Tucked in the back of my closet is a small, blue suitcase I’ve hauled around with me since I was 18. Inside are bundles of letters, handwritten to me in the first years after I moved from Pennsylvania to Alaska.
Letters from my mom address my plans to move to France (“I don’t think France cares for us right now,” she wrote in 1979 on lined legal-pad paper) and eventually to study for my real-estate license. Letters from the musician I’d agreed to marry seem aimed at inspiring guilt, as in “I thought you were coming back.” Letters from my older sister detail, in her near-perfect penmanship, the mundanity of our small town – whom she ran into, where she applied for a job, how her daughter was (or was not) behaving.
Back then, unless you could afford the long-distance bills (my phone was frequently disconnected, thanks to my inability to keep-it-short), letters were how you kept in touch.
In recent years, I realized how much I missed writing – and receiving – personal letters, and I decided I was going to start writing them again. I even bought “fine parchment paper” and matching envelopes found on a clearance rack.
But after years of hurriedly filling reporters’ notebooks day after day after day after month after year, my handwriting is illegible. It takes huge concentration for me to form an “ing” — the three letters have morphed into a hump with a loop. Likewise, the word “every” looks like an e with a wave and a loop. So while I was drawn to the idea of handwriting letters, I never quite got there. Sure, I could probably sit myself down and write a bit more nicely, but frankly, I’m not sure I have the patience.
Then, I saw the description for the upcoming class on The Art of the Letter: Writing, Collage & Mail Art at the Sitka Center for Art and Ecology:
Who says the art of letter-writing is dead? In this workshop, we’ll write letters and illustrate the envelopes that will deliver them into the world. We will look at the history of mail art and take inspiration from powerful examples of the epistolary form, from the incendiary \”letters\” written by James Baldwin and Ta-Nehisi Coates to missives by Lydia Davis and Emily Dickinson. The natural beauty of Sitka offers the perfect setting in which to pen letters. Through writing, reading and discussion, we’ll explore the ways letter-writing can survive the digital age, strengthening our writing practices, sharpening our skills of observation and enriching our lives.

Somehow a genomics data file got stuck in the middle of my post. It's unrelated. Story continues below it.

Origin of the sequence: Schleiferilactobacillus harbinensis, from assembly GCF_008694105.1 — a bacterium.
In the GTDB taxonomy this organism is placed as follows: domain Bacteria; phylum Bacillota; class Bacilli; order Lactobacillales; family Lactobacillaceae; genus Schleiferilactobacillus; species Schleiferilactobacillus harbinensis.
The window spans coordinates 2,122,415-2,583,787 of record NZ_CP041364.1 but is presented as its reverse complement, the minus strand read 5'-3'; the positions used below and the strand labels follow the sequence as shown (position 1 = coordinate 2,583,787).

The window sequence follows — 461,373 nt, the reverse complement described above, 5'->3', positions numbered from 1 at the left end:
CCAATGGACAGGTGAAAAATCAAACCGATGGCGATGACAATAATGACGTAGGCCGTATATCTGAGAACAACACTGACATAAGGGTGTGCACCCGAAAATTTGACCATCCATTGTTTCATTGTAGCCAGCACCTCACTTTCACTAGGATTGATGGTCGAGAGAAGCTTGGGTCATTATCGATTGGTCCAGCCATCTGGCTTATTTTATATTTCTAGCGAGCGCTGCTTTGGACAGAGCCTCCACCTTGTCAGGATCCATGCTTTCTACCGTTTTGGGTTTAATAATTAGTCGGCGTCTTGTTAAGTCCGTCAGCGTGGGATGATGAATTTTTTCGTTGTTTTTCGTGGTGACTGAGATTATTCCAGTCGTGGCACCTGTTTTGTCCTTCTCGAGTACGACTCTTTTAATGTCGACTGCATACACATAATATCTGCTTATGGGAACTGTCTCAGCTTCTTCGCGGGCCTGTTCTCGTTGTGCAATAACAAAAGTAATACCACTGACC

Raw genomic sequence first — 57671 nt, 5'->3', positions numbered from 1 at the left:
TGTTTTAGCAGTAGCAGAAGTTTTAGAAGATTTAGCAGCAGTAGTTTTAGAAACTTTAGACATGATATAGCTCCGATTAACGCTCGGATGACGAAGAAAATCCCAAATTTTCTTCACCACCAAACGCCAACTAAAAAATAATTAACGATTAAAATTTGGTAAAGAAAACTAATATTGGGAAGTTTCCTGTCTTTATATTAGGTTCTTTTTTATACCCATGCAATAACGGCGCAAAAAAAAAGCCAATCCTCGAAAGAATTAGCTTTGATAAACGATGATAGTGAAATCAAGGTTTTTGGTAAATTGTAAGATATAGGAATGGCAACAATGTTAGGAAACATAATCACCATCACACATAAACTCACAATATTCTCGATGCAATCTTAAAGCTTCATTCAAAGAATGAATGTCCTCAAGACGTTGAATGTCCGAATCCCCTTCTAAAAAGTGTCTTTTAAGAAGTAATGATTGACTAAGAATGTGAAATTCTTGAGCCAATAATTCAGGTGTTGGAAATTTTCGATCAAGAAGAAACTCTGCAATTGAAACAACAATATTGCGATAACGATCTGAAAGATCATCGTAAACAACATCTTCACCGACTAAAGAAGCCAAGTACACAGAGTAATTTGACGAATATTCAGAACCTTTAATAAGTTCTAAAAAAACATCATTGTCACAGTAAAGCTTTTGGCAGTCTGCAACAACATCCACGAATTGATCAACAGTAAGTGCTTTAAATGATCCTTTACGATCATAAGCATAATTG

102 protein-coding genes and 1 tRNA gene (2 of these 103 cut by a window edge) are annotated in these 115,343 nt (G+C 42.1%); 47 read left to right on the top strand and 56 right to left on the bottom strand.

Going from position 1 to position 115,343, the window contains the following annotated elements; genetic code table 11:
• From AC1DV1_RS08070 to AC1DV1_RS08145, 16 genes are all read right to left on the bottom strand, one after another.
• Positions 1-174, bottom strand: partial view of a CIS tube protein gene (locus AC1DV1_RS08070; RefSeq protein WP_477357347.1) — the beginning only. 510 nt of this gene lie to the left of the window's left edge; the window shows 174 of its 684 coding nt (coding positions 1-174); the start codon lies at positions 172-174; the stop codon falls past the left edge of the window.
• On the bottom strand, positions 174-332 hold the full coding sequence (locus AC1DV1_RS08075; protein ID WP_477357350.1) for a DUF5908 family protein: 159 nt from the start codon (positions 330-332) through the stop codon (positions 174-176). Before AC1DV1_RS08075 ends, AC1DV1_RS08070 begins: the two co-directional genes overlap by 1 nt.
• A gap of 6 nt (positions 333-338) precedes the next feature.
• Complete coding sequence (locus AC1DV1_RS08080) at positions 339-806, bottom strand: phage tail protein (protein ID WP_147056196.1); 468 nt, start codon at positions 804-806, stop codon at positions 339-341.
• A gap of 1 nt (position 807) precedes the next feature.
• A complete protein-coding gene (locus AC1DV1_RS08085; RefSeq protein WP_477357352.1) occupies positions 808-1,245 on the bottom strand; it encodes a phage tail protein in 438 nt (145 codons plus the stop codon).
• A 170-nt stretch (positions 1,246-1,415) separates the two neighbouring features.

Curious about this person equating letter-writing to an art, I reached out to instructor Laura Moulton. Her passion for writing letters began in high school and college.
“I had a crew of friends who sent really beautiful and weird things through the mail,” Moulton said. “I have this treasure of things sent to me while I lived in Taiwan, wherever I lived around the world …. rural Idaho, where I grew up.”
Besides being the founder of Street Books, a bicycle-powered mobile library that bring books to people living outside, Moulton is an adjunct professor at Lewis & Clark College. She pitched the idea of offering a letter-writing class at the college’s Northwest Writing Institute and got the go-ahead.
That was a few years ago and the class has been evolving since. This year, students committed to writing a letter every day during April, which is National Letter Writing Month. The class generally sticks to handwritten notes and agreed that 70 percent of the letters must be mailed.
“So it was fine to write a letter to a parent or dead friend, or an open letter or an op-ed piece,” Moulton said. “Those were acceptable, but we made sure there was a handwritten and postal element to the class.”
The classes attract a variety of students and often inspire writing that is personal and “cuts to the bone,” Moulton said, adding that “there is an opportunity to share things that are pretty intense.”
She also gives examples of letters she calls incendiary: “James Baldwin to his nephew, The Fire Next Time, which is basically about living as a black man in America, addressing how perilous it can be. Ta-Nehisi Coates, Between the World and Me, to his son. It’s kind of like, here is what you face as a young, black American man. The letter form is particularly potent for that kind of subject.”
Letter-writing forces writers to slow down, to take the time to organize their thoughts and transfer them with pen to paper, which can be a rare experience in our world of tweets, texts, and messaging, Moulton said.
“I would recommend the practice to anyone who is noticing a decline in their deep focus and maybe the ability to do deep work. I don’t think length matters. If you write three words and mail it to a friend, sometimes that is exactly what you needed to say that day. Don’t be attached to filling pages, but be open to different expressions. I’ve gotten beautiful letters with just, ‘Hey, how’s it going?’ that are painted and decorated outside on the envelope.”
Inspired to write your own letter? Moulton welcomes all comers. Write to her at: Laura Moulton, c/o Street Books, P.O. Box 13642, Portland, OR 97213
As for me, I hear a box of fine parchment paper calling – I just hope there’s some patience in there, too.
This story is supported in part by a grant from the Oregon Cultural Trust, investing in Oregon’s arts, humanities and heritage, and the Lincoln County Cultural Coalition.